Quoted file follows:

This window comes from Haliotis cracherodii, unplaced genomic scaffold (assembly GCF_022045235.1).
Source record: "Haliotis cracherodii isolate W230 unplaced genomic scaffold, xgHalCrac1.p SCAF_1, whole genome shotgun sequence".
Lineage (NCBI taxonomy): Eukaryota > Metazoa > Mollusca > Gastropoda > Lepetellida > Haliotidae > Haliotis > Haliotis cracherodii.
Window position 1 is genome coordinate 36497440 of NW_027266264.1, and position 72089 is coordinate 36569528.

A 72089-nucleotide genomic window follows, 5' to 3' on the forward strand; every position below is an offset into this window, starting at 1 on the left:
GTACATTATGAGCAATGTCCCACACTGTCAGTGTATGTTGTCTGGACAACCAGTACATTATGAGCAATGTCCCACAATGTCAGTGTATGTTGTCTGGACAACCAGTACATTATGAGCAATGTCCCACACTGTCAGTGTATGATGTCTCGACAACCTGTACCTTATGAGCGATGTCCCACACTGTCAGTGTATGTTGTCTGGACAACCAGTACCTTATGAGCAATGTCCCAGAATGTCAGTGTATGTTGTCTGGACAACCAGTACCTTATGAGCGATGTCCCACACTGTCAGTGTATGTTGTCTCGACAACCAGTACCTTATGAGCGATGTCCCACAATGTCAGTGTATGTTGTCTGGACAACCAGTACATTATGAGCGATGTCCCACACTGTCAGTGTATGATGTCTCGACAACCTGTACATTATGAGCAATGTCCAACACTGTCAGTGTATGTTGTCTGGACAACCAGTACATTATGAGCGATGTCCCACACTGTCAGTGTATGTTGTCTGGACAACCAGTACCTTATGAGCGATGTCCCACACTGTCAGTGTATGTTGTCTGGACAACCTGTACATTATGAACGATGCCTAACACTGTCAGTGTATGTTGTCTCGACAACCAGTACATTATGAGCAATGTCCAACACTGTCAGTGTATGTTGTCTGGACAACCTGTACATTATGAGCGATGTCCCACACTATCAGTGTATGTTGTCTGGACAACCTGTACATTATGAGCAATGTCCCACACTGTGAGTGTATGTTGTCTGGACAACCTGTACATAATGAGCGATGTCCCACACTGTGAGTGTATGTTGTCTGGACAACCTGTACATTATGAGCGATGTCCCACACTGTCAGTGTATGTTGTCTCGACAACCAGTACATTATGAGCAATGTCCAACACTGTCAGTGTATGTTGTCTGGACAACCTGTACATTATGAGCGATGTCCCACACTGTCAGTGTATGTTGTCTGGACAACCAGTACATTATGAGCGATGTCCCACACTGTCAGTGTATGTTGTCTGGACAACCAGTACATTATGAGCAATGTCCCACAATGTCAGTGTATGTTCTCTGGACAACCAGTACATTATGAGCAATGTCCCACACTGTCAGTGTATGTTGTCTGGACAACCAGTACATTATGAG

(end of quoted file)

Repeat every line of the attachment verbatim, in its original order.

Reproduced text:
This window comes from Haliotis cracherodii, unplaced genomic scaffold (assembly GCF_022045235.1).
Source record: "Haliotis cracherodii isolate W230 unplaced genomic scaffold, xgHalCrac1.p SCAF_1, whole genome shotgun sequence".
Lineage (NCBI taxonomy): Eukaryota > Metazoa > Mollusca > Gastropoda > Lepetellida > Haliotidae > Haliotis > Haliotis cracherodii.
Window position 1 is genome coordinate 36497440 of NW_027266264.1, and position 72089 is coordinate 36569528.

A 72089-nucleotide genomic window follows, 5' to 3' on the forward strand; every position below is an offset into this window, starting at 1 on the left:
GTACATTATGAGCAATGTCCCACACTGTCAGTGTATGTTGTCTGGACAACCAGTACATTATGAGCAATGTCCCACAATGTCAGTGTATGTTGTCTGGACAACCAGTACATTATGAGCAATGTCCCACACTGTCAGTGTATGATGTCTCGACAACCTGTACCTTATGAGCGATGTCCCACACTGTCAGTGTATGTTGTCTGGACAACCAGTACCTTATGAGCAATGTCCCAGAATGTCAGTGTATGTTGTCTGGACAACCAGTACCTTATGAGCGATGTCCCACACTGTCAGTGTATGTTGTCTCGACAACCAGTACCTTATGAGCGATGTCCCACAATGTCAGTGTATGTTGTCTGGACAACCAGTACATTATGAGCGATGTCCCACACTGTCAGTGTATGATGTCTCGACAACCTGTACATTATGAGCAATGTCCAACACTGTCAGTGTATGTTGTCTGGACAACCAGTACATTATGAGCGATGTCCCACACTGTCAGTGTATGTTGTCTGGACAACCAGTACCTTATGAGCGATGTCCCACACTGTCAGTGTATGTTGTCTGGACAACCTGTACATTATGAACGATGCCTAACACTGTCAGTGTATGTTGTCTCGACAACCAGTACATTATGAGCAATGTCCAACACTGTCAGTGTATGTTGTCTGGACAACCTGTACATTATGAGCGATGTCCCACACTATCAGTGTATGTTGTCTGGACAACCTGTACATTATGAGCAATGTCCCACACTGTGAGTGTATGTTGTCTGGACAACCTGTACATAATGAGCGATGTCCCACACTGTGAGTGTATGTTGTCTGGACAACCTGTACATTATGAGCGATGTCCCACACTGTCAGTGTATGTTGTCTCGACAACCAGTACATTATGAGCAATGTCCAACACTGTCAGTGTATGTTGTCTGGACAACCTGTACATTATGAGCGATGTCCCACACTGTCAGTGTATGTTGTCTGGACAACCAGTACATTATGAGCGATGTCCCACACTGTCAGTGTATGTTGTCTGGACAACCAGTACATTATGAGCAATGTCCCACAATGTCAGTGTATGTTCTCTGGACAACCAGTACATTATGAGCAATGTCCCACACTGTCAGTGTATGTTGTCTGGACAACCAGTACATTATGAG